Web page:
Our friend John Baker and his wife Juli Baker are the proprietors of Mjölk in Toronto, one of the world’s best interiors shop. So when they emailed us a while back to let us know about a new automated coffee kiosk they’ve designed for Toronto-based roasters and shop Dark Horse Espresso, we were curious to learn more.
“It was a really intriguing brief for us, as we’ve never experienced a fully automated contactless coffee system before,” John says. “We started to get a little nostalgic for some of our favorite old coffee shops—places like Cafe Valand in Sweden and Moka Cafe in Iceland. We love these warm and nostalgic places that never close and have a crew of familiar regulars. So we started thinking about how we could play with this nostalgia while also introducing the robotic technology from RC Coffee.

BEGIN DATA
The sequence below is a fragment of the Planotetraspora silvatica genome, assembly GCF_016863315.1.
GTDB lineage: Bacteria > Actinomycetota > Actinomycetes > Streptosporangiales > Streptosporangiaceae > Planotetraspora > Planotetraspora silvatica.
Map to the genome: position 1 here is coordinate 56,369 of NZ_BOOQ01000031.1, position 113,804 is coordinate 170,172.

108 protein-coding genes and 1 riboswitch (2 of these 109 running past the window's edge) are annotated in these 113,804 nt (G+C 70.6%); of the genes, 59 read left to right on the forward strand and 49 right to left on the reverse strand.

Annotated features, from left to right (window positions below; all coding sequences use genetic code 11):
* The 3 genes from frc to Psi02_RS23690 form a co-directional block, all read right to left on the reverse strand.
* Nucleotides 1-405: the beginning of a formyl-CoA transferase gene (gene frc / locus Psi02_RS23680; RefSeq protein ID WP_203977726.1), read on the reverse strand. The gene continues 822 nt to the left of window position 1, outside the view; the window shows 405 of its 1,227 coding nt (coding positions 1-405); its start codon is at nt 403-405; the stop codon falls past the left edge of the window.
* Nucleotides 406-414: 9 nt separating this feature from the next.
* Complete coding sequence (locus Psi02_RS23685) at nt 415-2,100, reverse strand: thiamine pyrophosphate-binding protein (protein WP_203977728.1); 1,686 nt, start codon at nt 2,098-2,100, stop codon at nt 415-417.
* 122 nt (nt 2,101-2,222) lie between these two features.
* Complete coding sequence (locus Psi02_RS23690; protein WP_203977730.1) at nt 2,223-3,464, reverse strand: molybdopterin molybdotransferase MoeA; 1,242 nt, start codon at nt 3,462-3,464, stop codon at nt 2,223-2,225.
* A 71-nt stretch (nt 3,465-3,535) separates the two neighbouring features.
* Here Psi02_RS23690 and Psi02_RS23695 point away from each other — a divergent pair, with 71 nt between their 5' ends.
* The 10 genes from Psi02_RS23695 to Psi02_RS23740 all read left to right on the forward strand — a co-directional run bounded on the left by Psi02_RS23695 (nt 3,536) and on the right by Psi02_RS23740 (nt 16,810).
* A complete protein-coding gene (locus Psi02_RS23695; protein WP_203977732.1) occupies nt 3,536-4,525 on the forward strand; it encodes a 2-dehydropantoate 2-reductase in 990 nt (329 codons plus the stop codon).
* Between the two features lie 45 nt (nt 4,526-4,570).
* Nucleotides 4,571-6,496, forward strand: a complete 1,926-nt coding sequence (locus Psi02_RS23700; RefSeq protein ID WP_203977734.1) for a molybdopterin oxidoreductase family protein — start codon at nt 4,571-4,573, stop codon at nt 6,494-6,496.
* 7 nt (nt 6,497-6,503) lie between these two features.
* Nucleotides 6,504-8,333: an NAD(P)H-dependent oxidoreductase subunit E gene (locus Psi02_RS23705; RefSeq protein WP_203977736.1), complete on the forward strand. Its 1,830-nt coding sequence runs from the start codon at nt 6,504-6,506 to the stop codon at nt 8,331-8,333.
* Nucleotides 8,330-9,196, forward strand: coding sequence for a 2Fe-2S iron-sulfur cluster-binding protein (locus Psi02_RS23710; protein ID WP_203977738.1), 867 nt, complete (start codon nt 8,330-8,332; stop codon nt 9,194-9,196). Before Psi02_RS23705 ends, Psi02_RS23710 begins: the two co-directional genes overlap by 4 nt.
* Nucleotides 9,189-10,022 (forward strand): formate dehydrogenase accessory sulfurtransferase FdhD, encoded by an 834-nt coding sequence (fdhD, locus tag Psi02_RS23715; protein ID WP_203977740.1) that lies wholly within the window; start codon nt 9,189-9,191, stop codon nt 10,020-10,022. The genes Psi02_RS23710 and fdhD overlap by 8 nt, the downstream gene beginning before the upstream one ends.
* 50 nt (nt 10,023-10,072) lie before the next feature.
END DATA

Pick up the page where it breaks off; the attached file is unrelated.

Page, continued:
“We designed a sort of cafe diorama to create a playful fictional history for the Dark Horse brand, with its origins as a 1950-60s cafe, that holds a special place in the heart of Yorkville but is widely forgotten by the rest of the city. Our goal was for people to walk by the cafe at night with the lights in the window glowing and stop for a moment to look inside, then realize that this isn’t a real coffee shop but an automated coffee kiosk. I think just having the coffee kiosk by itself as an ATM might just disappear on a busy street in downtown Toronto, so the diorama is really important and full of authentic items that try to capture the spirit and quality of the coffee. We love the Nordic spirit for innovation, and even though this is a cheeky retro aesthetic, it lends itself to the optimism of the technology found at the coffee kiosk.”
Here’s a look:
For more Mjölk, see:
An Antique Stone House Revived, from John and Juli Baker of Mjölk in Toronto
The Mjölk Shepherd’s Hut, a Quarantine Dream Project
A Scandinavian-Inspired Kitchen with Hints of Japan
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